Research ArticleAPPLIED PHYSICS

Magic angle spinning spheres

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Science Advances  21 Sep 2018:
Vol. 4, no. 9, eaau1540
DOI: 10.1126/sciadv.aau1540
  • Fig. 1 Rotors for MAS NMR.

    (A) Cylindrical rotor (3.2 mm) with 36-μl sample volume. Spherical rotors (9.5 mm) include equatorial turbine grooves cut into the surface to generate angular momentum. Two sample chambers have been machined: (B) 36 μl and (C) 161 μl. All linear dimensions are in millimeters. The first-order sidebands in 79Br spectra of KBr were used to analyze NMR sensitivity of (D) 3.2-mm cylindrical rotors, (E) 36-μl spherical rotors, and (F) 161-μl spherical rotors. Each spectrum is an average of 256 transients.

  • Fig. 2 A selection of the four 3D printed stators for spherical rotors.

    (A) Enclosed design with multiple gas streams for spinning. (B) Open-face design with a single gas stream and a pathway to guide exhaust gas. (C) Design complete with single gas stream, exhaust pathway, and pivots for adjustment of the magic angle. (D) In comparison to (C), a vertical extrusion of 2 mm is added above the cup of the stator, and blind holes have been added to accept fiber optics for spinning frequency detection.

  • Fig. 3 Our current stator design with a single gas stream.

    (A) The gas introduced under the sphere 35.3° off of B0 suspends the sphere and aligns its spinning axis with the magic angle. (B) A section view from (A) shows the gas inlet path and how the gas is directed into the drive cup by a tangent plane. (C and D) Overall flow path of the spinning gas from two separate isometric views.

  • Fig. 4 Implementation of rotating spheres into a transmission line probe previously used in cryogenic MAS-DNP.

    (A) The pivots of the 3D printed stator serve as the gas inlet and as the pivot point for the magic angle adjustment. The complete NMR probe head includes fiber optics for spinning frequency detection, magic angle adjustment via a threaded adjustment assembly, waveguide to transmit microwaves to the sample for DNP, tube for sample exchange, and a 3D printed post for connection of the stator to the gas supply. An isometric view (B) and a section view (C) show the path for the introduction of microwaves to the sample for DNP. RF, radio frequency.

  • Fig. 5 Magic angle adjustment and spinning stability regulation of MAS with spherical rotors.

    79Br magnetic resonance of MAS spheres packed with KBr. (A) Free induction decay of 64 transients with rotational echoes observed out to 10 ms. (B) Spinning sidebands in the frequency domain indicate spinning of 4.3 kHz stably at the magic angle. (C) Optimization of the magic angle at a spinning frequency of 2.5 kHz. The height ratio (R) of the center band peak relative to the second sideband decreases as the angle of rotation approaches 54.7° from B0 (36). (D) Spinning frequency stability over 22 min with and without spinning regulation controlled through a resistive heating element circuit. (E) Expansion of spinning frequency shows moderate excursion in spinning frequency of less than 20 Hz without regulation and improved frequency stability with regulation. (F) Histogram of spinning frequencies showing the rotor spinning at 4560 ± 1 Hz for 98% of the 22 min observed. a.u., arbitrary units.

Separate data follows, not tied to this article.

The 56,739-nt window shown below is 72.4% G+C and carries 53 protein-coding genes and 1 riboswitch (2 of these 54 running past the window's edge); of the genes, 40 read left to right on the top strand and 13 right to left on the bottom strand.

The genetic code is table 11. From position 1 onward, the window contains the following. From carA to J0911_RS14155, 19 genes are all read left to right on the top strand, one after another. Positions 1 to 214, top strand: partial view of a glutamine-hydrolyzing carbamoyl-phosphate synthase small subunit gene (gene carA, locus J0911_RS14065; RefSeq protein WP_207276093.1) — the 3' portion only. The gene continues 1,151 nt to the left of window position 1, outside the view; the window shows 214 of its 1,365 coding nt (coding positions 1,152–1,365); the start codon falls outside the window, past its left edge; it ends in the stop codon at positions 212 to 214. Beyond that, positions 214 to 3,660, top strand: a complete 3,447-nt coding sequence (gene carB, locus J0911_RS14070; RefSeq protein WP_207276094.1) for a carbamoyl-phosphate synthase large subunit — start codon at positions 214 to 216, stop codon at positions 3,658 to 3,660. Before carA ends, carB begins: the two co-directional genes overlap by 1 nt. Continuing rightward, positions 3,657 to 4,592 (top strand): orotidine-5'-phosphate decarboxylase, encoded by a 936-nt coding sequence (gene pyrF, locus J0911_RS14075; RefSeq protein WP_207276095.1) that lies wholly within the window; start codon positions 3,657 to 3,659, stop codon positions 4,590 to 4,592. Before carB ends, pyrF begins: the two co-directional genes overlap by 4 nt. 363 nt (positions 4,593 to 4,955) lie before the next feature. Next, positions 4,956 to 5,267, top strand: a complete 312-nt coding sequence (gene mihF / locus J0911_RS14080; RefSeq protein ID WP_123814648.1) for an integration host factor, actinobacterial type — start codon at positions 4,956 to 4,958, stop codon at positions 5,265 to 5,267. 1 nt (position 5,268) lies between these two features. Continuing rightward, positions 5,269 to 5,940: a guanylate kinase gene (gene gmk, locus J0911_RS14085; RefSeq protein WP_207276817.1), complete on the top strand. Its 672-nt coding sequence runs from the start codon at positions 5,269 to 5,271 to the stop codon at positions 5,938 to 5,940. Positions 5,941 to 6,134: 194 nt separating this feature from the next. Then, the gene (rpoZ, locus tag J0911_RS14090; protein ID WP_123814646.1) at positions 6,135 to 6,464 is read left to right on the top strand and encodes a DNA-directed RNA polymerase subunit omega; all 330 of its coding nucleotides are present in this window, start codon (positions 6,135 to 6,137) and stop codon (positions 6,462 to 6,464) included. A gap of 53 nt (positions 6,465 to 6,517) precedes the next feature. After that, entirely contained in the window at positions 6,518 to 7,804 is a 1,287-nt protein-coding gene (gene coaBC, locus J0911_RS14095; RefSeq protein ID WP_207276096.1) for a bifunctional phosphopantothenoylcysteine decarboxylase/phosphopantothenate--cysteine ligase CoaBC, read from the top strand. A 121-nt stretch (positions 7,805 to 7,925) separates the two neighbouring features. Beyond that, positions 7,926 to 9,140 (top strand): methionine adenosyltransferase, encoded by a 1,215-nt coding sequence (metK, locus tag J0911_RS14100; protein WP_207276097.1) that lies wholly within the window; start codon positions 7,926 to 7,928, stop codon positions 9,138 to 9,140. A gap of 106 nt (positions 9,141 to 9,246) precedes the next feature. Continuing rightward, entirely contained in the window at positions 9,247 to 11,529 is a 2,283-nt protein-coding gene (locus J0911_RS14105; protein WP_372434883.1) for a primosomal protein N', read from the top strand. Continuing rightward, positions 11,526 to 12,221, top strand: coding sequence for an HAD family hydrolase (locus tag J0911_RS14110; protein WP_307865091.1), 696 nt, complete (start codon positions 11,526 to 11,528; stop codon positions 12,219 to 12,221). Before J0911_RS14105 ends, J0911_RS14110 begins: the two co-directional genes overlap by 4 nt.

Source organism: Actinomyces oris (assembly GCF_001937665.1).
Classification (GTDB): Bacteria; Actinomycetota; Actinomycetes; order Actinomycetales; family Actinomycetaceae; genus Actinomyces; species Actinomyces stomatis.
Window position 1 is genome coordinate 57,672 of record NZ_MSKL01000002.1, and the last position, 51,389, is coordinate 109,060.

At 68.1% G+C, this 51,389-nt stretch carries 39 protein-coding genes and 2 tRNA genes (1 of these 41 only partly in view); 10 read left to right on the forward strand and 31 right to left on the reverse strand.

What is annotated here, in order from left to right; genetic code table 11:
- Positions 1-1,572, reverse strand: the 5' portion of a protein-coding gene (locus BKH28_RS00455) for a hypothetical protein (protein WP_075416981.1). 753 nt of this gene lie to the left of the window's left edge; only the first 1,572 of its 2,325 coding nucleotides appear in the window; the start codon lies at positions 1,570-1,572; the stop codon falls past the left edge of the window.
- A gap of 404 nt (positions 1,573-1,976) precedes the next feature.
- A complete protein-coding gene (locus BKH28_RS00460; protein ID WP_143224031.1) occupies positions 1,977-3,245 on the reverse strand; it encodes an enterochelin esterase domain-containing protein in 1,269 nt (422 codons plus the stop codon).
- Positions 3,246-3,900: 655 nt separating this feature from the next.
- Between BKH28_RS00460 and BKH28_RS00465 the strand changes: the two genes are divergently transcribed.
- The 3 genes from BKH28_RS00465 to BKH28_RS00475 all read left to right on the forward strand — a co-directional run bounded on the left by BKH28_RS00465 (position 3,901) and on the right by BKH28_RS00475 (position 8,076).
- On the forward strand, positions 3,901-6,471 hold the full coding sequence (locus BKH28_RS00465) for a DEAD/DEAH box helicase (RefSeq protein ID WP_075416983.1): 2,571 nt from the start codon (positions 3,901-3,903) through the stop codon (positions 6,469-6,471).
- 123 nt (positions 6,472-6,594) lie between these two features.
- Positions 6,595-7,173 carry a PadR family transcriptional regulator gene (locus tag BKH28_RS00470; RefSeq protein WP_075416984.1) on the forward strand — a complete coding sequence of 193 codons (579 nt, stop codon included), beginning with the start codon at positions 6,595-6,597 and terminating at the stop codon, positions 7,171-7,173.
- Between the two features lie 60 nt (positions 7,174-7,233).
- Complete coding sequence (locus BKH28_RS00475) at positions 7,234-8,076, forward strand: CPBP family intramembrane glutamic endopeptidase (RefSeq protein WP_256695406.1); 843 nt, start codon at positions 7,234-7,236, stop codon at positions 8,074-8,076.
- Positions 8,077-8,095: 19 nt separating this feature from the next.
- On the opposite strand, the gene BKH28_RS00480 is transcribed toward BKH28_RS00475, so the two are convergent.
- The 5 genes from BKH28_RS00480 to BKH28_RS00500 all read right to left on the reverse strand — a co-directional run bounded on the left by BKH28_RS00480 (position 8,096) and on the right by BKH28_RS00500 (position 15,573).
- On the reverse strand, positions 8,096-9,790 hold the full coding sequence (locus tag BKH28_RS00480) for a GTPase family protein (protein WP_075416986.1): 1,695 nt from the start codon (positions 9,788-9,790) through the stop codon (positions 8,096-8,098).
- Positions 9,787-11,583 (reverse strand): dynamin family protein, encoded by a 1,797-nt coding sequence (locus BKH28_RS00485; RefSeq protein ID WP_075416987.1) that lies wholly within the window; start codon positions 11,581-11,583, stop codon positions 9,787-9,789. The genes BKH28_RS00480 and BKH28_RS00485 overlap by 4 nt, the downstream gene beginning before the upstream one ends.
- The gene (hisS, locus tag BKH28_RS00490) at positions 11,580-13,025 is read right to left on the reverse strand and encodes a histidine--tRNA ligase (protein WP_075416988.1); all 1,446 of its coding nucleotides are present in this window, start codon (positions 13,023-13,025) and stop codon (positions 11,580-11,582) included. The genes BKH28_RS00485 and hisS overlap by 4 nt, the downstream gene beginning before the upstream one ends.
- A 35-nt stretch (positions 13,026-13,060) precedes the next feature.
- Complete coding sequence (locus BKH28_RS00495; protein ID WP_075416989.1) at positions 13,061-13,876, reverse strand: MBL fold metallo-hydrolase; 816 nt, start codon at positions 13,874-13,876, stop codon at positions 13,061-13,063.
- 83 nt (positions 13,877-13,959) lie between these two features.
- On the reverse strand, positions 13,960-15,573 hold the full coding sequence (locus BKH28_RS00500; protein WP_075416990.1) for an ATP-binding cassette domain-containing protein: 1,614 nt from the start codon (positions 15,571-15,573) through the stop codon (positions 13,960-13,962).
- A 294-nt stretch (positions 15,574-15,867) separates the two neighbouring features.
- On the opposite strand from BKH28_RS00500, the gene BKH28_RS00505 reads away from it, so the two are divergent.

Supplementary Materials

  • Supplementary material for this article is available at http://advances.sciencemag.org/cgi/content/full/4/9/eaau1540/DC1

    Section S1. Rapid prototyping by 3D printing

    Section S2. MAS test station for 3D printed stators

    Section S3. MAS (10.6 kHz) with helium gas

    Section S4. Spinning frequency reproducibility

    Section S5. Correlation between temperature and spinning frequency

    Fig. S1. 3D printed stators for spherical rotors.

    Fig. S2. Spinning test station for spherical rotors in 3D-printed stators.

    Fig. S3. Spherical rotor spun at 10.6 kHz with helium gas.

    Fig. S4. Correlation between temperature and spinning frequency of spherical rotor.

    Table S1. Spinning test with same stator and different spherical rotors.

    Table S2. Spinning test with same spherical rotor and different stator copies.

    Movie S1. Spherical rotor (9.5 mm) spins stably at magic angle in 3D-printed stator.

  • Supplementary Materials

    The PDF file includes:

    • Section S1. Rapid prototyping by 3D printing
    • Section S2. MAS test station for 3D printed stators
    • Section S3. MAS (10.6 kHz) with helium gas
    • Section S4. Spinning frequency reproducibility
    • Section S5. Correlation between temperature and spinning frequency
    • Fig. S1. 3D printed stators for spherical rotors.
    • Fig. S2. Spinning test station for spherical rotors in 3D-printed stators.
    • Fig. S3. Spherical rotor spun at 10.6 kHz with helium gas.
    • Fig. S4. Correlation between temperature and spinning frequency of spherical rotor.
    • Table S1. Spinning test with same stator and different spherical rotors.
    • Table S2. Spinning test with same spherical rotor and different stator copies.

    Download PDF

    Other Supplementary Material for this manuscript includes the following:

    • Movie S1 (.mov format). Spherical rotor (9.5 mm) spins stably at magic angle in 3D-printed stator.

    Files in this Data Supplement:

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